Who could/should be Penn’s next head coach?

My big board for Penn’s vacant head coaching position, a mixture of what I think Penn Athletic Director Grace Calhoun’s current ranking is and what the ranking should be:

10. Louis Orr (Siena head coach 2000-01, Seton Hall head coach 2001-06, Bowling Green head coach 2007-14)

Lifetime record: 201-201 (.500)

Wanna succeed against Tommy Amaker? Hire Tommy Amaker’s successor. Louis Orr, one half of the “Bouie & Louie Show” at Syracuse in the late ‘70s, took over for Amaker at Seton Hall in 2001 when the latter left for Michigan. Orr was actually the more successful coach for the Pirates, making one NIT appearance and two NCAA appearances in five years. In 2006, he was inexplicably fired after taking the Pirates to the NCAA tournament, and they’ve never made it back since. Then again, neither has Orr, who finished 101-121 in seven years at Bowling Green. The 58-year-old Cincinnati native has no Ivy or City 6 experience, but he’s got loads of experience and would provide instant credibility on the recruiting trail, especially in New Jersey, a frequent target area for Penn recruiting. Still, he’s an outsider on nobody’s radar.

9. Craig Robinson (Princeton player 1979-83, Northwestern assistant 2000-06, Brown head coach 2006-08, Oregon State head coach 2008-14)

Lifetime record: 93-104 (.469)

Best known as Barack Obama’s brother-in-law, Robinson is more well-known in Ivy circles as a Pete Carril disciple who led Brown to a second-place league finish and CBI appearance in 2008. Then he won the CBI the following season in his first year at Oregon State, but that was as good as it got. Robinson achieved just one winning record in six seasons in Corvallis before getting fired in 2014. He knows Ivy League basketball and all the recruiting nuances that come with it. But we’ve only got one two-year stint at Brown to judge him on there, and his run as Head Beaver was pretty dam bad. (I GOT JOKES)

8. Seth Greenberg (Long Beach State head coach, 1990-96, South Florida head coach 1996-2003, Virginia Tech head coach 2003-12)

Lifetime record:  378-283 (.572)

On this list because he was briefly mentioned in Mike Jensen’s story on Allen’s firing. And for no other reason.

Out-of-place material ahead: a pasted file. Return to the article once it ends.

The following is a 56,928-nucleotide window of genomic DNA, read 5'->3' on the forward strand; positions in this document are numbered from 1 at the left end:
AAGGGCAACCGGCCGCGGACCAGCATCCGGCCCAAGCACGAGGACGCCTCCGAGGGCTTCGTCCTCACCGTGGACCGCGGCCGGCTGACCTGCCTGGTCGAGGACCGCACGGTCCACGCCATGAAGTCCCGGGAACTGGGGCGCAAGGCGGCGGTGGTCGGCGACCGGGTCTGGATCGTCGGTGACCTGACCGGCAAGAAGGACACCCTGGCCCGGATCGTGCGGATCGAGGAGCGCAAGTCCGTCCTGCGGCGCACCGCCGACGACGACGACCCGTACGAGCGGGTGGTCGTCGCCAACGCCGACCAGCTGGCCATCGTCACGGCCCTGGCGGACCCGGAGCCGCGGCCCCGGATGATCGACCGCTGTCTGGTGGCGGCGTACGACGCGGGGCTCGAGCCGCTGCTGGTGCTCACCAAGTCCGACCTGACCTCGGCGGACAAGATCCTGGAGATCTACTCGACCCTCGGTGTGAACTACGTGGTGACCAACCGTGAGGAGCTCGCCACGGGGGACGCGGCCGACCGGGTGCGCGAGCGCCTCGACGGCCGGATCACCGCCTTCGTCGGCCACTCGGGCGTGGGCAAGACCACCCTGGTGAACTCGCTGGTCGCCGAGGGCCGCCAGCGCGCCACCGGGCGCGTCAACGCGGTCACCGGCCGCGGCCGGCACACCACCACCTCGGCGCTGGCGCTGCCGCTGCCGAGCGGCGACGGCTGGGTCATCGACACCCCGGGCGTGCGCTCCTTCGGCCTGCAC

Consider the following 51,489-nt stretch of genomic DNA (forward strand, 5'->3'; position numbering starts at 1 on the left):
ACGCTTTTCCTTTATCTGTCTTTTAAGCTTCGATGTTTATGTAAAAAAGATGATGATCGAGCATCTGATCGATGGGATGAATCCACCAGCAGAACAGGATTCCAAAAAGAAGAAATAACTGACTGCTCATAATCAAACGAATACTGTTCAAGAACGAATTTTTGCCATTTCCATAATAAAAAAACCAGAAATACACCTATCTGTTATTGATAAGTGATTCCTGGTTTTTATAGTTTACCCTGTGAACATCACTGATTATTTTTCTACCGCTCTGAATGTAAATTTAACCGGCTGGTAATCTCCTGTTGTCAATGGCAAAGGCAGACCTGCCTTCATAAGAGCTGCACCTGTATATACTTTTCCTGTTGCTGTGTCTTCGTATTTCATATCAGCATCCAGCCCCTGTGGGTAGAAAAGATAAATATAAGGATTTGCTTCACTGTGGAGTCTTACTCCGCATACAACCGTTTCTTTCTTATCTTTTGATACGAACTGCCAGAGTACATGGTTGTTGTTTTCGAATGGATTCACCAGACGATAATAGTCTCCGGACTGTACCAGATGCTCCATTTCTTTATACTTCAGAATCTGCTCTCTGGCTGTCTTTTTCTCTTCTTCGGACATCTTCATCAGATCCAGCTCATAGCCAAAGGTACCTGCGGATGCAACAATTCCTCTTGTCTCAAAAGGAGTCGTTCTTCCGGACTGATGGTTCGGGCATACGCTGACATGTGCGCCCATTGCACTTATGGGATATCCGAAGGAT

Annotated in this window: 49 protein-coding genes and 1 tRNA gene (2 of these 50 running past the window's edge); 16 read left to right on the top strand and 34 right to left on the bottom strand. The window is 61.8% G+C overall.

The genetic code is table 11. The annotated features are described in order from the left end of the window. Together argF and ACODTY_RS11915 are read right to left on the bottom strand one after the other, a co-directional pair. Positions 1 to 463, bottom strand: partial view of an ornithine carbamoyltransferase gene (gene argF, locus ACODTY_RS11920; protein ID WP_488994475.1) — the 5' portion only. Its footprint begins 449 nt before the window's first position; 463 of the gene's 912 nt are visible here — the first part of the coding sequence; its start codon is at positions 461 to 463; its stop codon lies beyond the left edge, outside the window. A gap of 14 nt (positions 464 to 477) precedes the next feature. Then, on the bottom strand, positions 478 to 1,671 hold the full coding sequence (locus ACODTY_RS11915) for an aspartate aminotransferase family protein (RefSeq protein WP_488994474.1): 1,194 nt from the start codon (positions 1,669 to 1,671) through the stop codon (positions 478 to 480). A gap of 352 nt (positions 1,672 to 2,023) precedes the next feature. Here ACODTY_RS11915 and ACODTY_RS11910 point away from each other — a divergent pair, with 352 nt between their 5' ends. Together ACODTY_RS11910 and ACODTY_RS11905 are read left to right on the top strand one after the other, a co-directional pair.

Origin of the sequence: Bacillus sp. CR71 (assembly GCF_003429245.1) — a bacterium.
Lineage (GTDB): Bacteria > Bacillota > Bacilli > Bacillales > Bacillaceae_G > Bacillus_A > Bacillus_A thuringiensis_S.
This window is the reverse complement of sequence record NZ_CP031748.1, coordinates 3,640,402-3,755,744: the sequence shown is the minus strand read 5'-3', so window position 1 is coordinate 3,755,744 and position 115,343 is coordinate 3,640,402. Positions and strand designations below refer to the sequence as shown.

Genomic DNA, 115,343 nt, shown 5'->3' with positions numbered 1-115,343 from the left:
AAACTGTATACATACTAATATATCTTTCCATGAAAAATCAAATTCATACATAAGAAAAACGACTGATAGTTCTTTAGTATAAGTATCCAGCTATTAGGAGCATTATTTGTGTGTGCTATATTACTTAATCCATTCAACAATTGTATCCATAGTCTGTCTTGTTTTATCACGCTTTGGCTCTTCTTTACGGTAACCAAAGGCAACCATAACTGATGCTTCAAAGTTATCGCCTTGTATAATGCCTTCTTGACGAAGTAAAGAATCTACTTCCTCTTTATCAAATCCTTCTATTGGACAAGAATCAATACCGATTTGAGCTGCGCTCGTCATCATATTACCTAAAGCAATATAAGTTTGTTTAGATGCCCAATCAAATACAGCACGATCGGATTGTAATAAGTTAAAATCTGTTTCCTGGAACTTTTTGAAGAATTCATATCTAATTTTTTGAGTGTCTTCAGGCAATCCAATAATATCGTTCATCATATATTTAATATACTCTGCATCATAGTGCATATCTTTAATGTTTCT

7. Barry Rohrssen (Pitt assistant 2001-06, Manhattan head coach 2006-11, Kentucky assistant 2014-)

Lifetime record:  58-95 (.379)

If you can’t get Ben Howland, get the next best thing. Rohrssen was a crucial assistant during Pitt’s rise to national prominence under Howland, setting up a recruiting pipeline from New York to the Steel City that yielded Levance Fields, Carl Krauser and several other standouts. Then he helmed the Jaspers, where he struggled to string wins together. Now he’s a key assistant on the 31-0 Kentucky Wildcats. If you want a guy who can recruit in urban areas, here he is. But his one head coaching gig never took off and he’s a total Ivy outsider.

6. Shawn Trice (Penn player 1991-95, Penn assistant 2005-06, Temple assistant 2006-)

Lifetime record: N/A

Like Jerome Allen when he was hired, but with 10 seasons of assistant coaching experience in the Big 5. A two-time All-Ivy player, Trice got going as an assistant under Fran Dunphy in the latter’s final season at Penn and then followed Dunphy to Temple, where he’s remained ever since. Trice knows Penn like the back of his hand, and he’s been an assistant under Dunphy for 10 years, much like Steve Donahue was. The advantage with Trice is it’d be a fresh start for both sides, and more significantly, Trice has been credited with plenty of player development (which was sorely lacking under Allen) during his time at Temple, particularly Lavoy Allen and Michael Eric.

5. Ashley Howard (Drexel player 1999-2002, La Salle assistant 2004-08, Drexel assistant 2008-12, Xavier assistant 2012-13, Villanova assistant 2013-)

Lifetime record: N/A

How can you discount a man with extensive assistant coaching experience at three City 6 schools? Howard’s not a Penn guy, but he’s absolutely a Philly guy, a Monsignor Bonner grad who has served under Jay Wright, Bruiser Flint and John Giannini. If anything, that should equip him to recruit reasonably well against all three. Unlike Allen, whose sole coaching experience lasted less than a year in Italy, Howard’s got more than a decade of coaching experience that would translate well to Penn. Recruiting could be an issue, but knowing what to expect shouldn’t be.